At Sotheby’s, Loeb, an avid collector of contemporary art, has the advantage of knowing the product. His board nominees are a restructuring expert, Harry Wilson, and a former Lazard M&A banker, Olivier Reza, chairman of family-owned Reza-Gem, a French company that owns a major collection of rare gems and jewelry. Loeb and McGuire contend that CEO Ruprecht has been “administering” Sotheby’s rather than driving it, according to people familiar with their thinking. Sotheby’s has lost ground in the global art market since Steven Murphy took over in 2010 as Christie’s International CEO and pushed the company in a more commercial direction.
When they launched their campaign, both fund managers argued that Sotheby’s had nearly $1.9 billion in “trapped” capital, and both saw potential for better earnings through cost-cutting, real estate sales and an overhaul of the lending business to art dealers and buyers. But the campaign developed a nasty — if standard — tone, beginning with Loeb’s public denunciation of Sotheby’s as “an old painting in desperate need of restoration” and of CEO Ruprecht’s $6.3 million in compensation and perquisites as a throwback to “the long-gone era of imperial CEOs.” On October 2, Loeb sent a letter to Sotheby’s accusing management of being out of alignment with shareholder interests and noting that Third Point’s stake of less than 10 percent was nearly ten times the number of fully vested shares held by Sotheby’s directors and executive officers. He offered to join the board and recruit others.
The next day Sotheby’s announced the adoption of a shareholder-rights plan that would effectively dilute Loeb’s stake in the event of a takeover attempt — a poison pill, which Loeb called “a relic from the 1980s.” He threatened a proxy fight and is suing over the pill.
Ruprecht and other senior managers met with Loeb and McGuire separately and agreed to some of their demands, including hiring former Goldman Sachs Group investment banker Patrick McClymont as Sotheby’s chief financial officer and returning $450 million to investors through a share buyback and special dividend. McGuire has said he thinks Sotheby’s should return $1 billion to investors; that remains open to negotiation. Sources say Loeb and McGuire believe Sotheby’s is about one third of the way toward unlocking its capital. Their preference is to create greater urgency about releasing value to drive growth, with more dividends and buybacks as a fallback position.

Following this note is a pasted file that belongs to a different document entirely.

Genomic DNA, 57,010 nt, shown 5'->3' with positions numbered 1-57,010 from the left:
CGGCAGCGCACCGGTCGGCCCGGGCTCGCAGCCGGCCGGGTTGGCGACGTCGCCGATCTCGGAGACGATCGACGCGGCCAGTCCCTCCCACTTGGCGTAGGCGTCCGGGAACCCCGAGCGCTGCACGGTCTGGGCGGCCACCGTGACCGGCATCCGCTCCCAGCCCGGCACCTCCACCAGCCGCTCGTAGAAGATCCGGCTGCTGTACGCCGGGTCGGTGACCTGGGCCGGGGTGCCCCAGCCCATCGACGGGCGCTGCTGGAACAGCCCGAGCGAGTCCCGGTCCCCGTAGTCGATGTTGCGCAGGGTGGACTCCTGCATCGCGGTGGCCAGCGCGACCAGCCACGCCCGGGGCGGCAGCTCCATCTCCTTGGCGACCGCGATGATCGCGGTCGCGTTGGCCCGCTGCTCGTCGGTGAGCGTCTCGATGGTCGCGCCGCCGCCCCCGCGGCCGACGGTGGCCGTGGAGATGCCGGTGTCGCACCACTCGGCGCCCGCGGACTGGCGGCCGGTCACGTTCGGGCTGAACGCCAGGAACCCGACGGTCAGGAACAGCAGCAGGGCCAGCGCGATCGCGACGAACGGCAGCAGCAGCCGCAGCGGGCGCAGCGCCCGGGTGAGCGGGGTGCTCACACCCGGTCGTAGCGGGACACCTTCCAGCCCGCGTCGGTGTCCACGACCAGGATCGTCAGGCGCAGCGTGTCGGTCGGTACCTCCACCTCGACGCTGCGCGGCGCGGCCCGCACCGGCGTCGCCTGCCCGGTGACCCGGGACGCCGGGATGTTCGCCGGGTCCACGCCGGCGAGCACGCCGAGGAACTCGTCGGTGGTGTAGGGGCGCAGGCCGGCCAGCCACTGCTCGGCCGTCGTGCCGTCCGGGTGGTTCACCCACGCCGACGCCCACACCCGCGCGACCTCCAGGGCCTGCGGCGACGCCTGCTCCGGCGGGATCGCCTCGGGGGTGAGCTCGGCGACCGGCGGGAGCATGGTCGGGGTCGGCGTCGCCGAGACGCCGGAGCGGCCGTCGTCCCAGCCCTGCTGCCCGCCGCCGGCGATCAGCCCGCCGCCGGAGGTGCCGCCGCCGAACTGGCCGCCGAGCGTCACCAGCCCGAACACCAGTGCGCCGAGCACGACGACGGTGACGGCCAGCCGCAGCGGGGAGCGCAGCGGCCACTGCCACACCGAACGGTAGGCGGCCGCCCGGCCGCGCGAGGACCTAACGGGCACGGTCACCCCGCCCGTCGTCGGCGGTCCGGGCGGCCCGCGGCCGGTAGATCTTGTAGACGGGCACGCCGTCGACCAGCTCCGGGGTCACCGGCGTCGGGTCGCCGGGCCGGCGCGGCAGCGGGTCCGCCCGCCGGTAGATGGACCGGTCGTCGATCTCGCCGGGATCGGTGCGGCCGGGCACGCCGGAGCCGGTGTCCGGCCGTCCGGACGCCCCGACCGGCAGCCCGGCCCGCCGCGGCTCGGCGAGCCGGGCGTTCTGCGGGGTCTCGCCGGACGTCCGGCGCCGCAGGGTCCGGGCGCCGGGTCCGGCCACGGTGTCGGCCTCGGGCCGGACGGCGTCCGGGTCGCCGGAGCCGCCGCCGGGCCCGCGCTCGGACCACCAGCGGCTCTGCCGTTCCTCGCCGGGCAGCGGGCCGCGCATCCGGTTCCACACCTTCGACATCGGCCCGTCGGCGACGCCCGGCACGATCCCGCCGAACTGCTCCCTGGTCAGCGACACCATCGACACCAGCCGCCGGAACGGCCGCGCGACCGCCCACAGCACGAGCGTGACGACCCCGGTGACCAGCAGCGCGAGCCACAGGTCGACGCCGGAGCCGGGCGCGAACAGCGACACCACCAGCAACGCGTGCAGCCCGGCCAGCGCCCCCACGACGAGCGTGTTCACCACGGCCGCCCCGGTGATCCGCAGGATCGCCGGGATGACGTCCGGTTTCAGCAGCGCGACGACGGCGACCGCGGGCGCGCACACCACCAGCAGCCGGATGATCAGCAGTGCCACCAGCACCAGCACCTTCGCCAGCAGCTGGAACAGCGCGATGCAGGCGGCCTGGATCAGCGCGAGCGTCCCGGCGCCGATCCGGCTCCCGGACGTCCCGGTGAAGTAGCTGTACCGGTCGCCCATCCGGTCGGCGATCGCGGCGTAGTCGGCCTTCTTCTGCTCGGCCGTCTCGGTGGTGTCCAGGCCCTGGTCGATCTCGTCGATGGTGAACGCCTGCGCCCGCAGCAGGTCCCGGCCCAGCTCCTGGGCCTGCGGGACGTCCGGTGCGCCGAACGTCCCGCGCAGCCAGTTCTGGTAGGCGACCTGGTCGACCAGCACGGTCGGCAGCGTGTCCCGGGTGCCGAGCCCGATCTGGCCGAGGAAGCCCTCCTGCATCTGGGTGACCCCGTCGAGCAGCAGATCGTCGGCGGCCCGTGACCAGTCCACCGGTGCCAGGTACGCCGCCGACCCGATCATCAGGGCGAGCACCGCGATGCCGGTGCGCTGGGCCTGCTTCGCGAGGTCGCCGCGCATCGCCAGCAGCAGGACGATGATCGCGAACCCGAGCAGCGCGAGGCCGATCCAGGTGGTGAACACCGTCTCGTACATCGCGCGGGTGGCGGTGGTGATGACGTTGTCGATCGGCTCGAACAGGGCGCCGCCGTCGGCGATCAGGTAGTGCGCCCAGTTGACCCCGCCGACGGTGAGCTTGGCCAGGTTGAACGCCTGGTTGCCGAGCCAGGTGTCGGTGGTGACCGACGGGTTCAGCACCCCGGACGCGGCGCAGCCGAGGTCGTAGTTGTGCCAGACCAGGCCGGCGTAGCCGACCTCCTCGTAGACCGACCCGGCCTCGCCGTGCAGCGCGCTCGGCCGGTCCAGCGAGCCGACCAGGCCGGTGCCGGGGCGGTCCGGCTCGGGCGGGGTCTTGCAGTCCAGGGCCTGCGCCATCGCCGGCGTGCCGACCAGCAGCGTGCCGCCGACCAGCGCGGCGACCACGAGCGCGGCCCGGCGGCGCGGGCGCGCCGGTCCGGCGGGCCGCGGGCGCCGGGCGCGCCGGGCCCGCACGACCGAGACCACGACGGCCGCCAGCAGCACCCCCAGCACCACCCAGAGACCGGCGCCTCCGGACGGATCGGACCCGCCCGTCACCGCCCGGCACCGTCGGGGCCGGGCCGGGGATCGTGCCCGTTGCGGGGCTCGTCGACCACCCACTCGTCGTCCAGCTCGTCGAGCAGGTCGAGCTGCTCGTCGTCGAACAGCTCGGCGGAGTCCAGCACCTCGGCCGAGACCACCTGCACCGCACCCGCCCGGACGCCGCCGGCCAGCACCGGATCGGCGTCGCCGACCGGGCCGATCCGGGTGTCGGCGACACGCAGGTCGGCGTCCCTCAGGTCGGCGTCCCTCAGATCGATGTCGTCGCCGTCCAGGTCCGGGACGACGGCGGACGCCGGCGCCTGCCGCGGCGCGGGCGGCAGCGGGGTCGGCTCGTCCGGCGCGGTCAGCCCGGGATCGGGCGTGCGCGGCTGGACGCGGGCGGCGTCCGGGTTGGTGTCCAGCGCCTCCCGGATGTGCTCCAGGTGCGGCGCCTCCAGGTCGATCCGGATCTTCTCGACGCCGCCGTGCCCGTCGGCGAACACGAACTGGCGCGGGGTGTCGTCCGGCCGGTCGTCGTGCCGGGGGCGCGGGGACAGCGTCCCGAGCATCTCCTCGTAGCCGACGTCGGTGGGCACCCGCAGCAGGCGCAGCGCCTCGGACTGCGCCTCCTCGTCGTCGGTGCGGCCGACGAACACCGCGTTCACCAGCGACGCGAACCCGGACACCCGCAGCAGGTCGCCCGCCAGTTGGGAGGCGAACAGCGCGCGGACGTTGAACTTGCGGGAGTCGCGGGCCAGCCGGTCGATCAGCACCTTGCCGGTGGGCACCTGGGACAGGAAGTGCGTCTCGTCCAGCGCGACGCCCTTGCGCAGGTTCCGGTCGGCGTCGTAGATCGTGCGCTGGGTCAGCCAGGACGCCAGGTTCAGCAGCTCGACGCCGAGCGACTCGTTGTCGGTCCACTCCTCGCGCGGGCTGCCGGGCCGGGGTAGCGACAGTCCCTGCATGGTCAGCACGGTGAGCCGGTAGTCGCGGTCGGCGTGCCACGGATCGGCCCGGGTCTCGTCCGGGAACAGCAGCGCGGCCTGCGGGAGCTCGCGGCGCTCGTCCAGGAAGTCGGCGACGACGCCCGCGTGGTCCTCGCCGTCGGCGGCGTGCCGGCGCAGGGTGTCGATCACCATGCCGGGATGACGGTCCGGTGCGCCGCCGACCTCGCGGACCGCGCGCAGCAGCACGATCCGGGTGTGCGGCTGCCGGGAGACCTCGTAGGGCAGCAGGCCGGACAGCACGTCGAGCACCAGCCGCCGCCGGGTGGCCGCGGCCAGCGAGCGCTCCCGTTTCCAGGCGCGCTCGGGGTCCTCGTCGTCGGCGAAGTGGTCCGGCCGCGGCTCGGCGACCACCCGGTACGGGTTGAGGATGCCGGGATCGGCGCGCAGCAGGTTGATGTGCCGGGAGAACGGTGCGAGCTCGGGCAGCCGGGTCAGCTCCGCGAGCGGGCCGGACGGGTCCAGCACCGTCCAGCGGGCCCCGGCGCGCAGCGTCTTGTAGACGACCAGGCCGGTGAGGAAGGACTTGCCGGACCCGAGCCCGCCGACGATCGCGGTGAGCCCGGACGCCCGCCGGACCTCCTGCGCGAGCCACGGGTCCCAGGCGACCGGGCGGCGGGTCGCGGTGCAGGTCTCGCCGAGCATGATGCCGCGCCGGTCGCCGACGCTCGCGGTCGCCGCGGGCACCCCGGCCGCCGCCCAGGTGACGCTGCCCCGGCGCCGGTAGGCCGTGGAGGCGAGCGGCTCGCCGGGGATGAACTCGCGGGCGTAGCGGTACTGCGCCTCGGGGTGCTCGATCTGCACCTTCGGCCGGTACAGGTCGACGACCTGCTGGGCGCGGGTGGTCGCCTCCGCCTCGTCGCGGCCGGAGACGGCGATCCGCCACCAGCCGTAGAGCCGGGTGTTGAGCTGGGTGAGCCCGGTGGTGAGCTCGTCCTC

The Sotheby’s case demonstrates why some activist campaigns are tempting: The global nonfinancial corporate sector is sitting on more than $2.8 trillion in cash reserves, estimates Deloitte, so an activist can show up, demand cash be put to work and look like a crusader for shareholder rights. Though Loeb and McGuire offered Sotheby’s a growth plan, the company’s cash reserves minimize the risk.
Easy cash pickings, however, might mask a shortage of companies truly in need of significant change. According to the Citi study, not all companies subject to activism lag their peers in performance. Over one third had outperforming stocks before they were targeted. “Therefore, share-price outperformance does not automatically insulate a company from activism threats,” the study said. “More importantly, the trend of activists targeting well-performing companies is intensifying, particularly in the U.S., where 56.7 percent of activist campaigns against S&P 1500 companies in 2013 involved companies that had outperforming share prices.”
Much of the enthusiasm for activism finds justification in “The Long-Term Effects of Hedge Fund Activism,” a study published last year by Lucian Bebchuk of Harvard Law School, Alon Brav of Duke University’s Fuqua School of Business and Wei Jiang of Columbia Business School. The authors’ findings supported activism and suggested that stock returns following the initiation of a campaign were, on average, positive and continued that way for five years.
The Citi study, however, found that although that was true for an average of all targeted stocks, most companies did not enjoy long-term gains. “In fact, 52 percent of targeted firms actually underperform market benchmarks over both a one and two-year horizon,” the Citi study said. “Therefore, the large average improvements are driven by a relative minority of activist efforts that result in outsized stock price gains as opposed to share price improvements at a majority of companies.” Citi’s conclusion: “Since activists tend to invest in several firms at a time, they can achieve superior portfolio performance even if only a few of their targets outperform substantially. From a company’s perspective, however, the activist agenda may not necessarily always be in the company’s long-term interests.”